Financial institutions in the U.S. are still restricted by law from doing business with Cuba. Yet, travel to Cuba has been opened up and limited credit for non-agricultural goods is available.
Due to government sanctions upon third-country transactions in dollars with Cuban entities imposed by the Office of Foreign Assets and Controls, banks in the United States are reluctant to form agreements with Cuban banks to conduct normal business affairs such as credit cards, loans and savings accounts on behalf of customers, either Cuban or U.S.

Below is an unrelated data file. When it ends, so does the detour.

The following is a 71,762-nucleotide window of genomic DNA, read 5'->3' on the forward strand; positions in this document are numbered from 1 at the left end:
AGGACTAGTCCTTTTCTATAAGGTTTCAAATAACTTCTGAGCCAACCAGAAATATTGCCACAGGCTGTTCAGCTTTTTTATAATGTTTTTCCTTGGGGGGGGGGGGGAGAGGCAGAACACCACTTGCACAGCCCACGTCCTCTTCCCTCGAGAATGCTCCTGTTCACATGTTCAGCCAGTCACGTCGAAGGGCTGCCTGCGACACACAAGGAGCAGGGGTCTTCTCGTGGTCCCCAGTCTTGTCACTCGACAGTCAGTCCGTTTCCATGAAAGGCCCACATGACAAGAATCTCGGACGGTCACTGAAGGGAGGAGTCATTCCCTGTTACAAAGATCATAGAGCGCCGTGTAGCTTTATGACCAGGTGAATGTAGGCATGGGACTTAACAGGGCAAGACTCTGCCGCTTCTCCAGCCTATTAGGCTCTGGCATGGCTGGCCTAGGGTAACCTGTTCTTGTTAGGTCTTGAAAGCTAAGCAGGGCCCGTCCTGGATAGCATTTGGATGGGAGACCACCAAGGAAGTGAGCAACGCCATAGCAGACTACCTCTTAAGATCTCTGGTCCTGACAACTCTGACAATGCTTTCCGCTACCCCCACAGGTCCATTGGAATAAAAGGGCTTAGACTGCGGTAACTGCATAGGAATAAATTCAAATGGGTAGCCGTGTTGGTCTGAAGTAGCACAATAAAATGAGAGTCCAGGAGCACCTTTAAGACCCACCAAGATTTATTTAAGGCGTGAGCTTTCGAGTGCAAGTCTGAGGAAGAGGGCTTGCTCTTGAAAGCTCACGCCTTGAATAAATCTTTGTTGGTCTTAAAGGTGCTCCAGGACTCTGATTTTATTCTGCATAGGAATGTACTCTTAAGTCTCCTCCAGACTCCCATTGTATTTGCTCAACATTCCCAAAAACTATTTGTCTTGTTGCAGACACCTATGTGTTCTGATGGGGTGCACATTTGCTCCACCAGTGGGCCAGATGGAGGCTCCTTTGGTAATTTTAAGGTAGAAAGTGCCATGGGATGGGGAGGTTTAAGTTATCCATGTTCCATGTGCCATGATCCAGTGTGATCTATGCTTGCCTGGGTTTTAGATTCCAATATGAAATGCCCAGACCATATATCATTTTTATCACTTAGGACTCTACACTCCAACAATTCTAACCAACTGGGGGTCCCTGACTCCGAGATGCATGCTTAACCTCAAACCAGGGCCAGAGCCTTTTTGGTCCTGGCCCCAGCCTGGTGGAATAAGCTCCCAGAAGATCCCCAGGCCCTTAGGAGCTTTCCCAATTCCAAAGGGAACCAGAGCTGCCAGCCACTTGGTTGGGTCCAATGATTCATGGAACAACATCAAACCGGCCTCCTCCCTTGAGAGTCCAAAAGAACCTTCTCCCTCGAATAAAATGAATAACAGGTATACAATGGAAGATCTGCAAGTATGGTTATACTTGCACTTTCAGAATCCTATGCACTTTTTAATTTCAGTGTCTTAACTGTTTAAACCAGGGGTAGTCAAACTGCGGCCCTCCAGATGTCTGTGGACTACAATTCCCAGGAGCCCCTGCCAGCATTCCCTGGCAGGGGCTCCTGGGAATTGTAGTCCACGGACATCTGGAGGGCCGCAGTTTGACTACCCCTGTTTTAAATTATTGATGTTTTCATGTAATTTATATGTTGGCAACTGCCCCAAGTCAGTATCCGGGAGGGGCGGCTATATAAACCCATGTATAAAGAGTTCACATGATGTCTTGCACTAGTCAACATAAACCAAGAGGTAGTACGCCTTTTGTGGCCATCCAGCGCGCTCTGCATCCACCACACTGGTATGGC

Illegal interference of U.S. law concerning international commerce and financial relations with Cuba causes a “chilling effect” upon bank officers to exercise their freedom to do business on equal terms with their Cuban counterparts. As a result, transactions by visitors often must be made in cash.
An issue of this nature should be referred to our senators and representatives, who can vote to change Helms-Burton legislation that denies respect for current reality.
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It is my opinion that the law violates the intent of the agreement between presidents Raul Castro and Barack Obama to resume diplomatic relations, end isolationist policy and eventually restore normal economic conditions with the Cuban people.
Richard Grassl, Pasco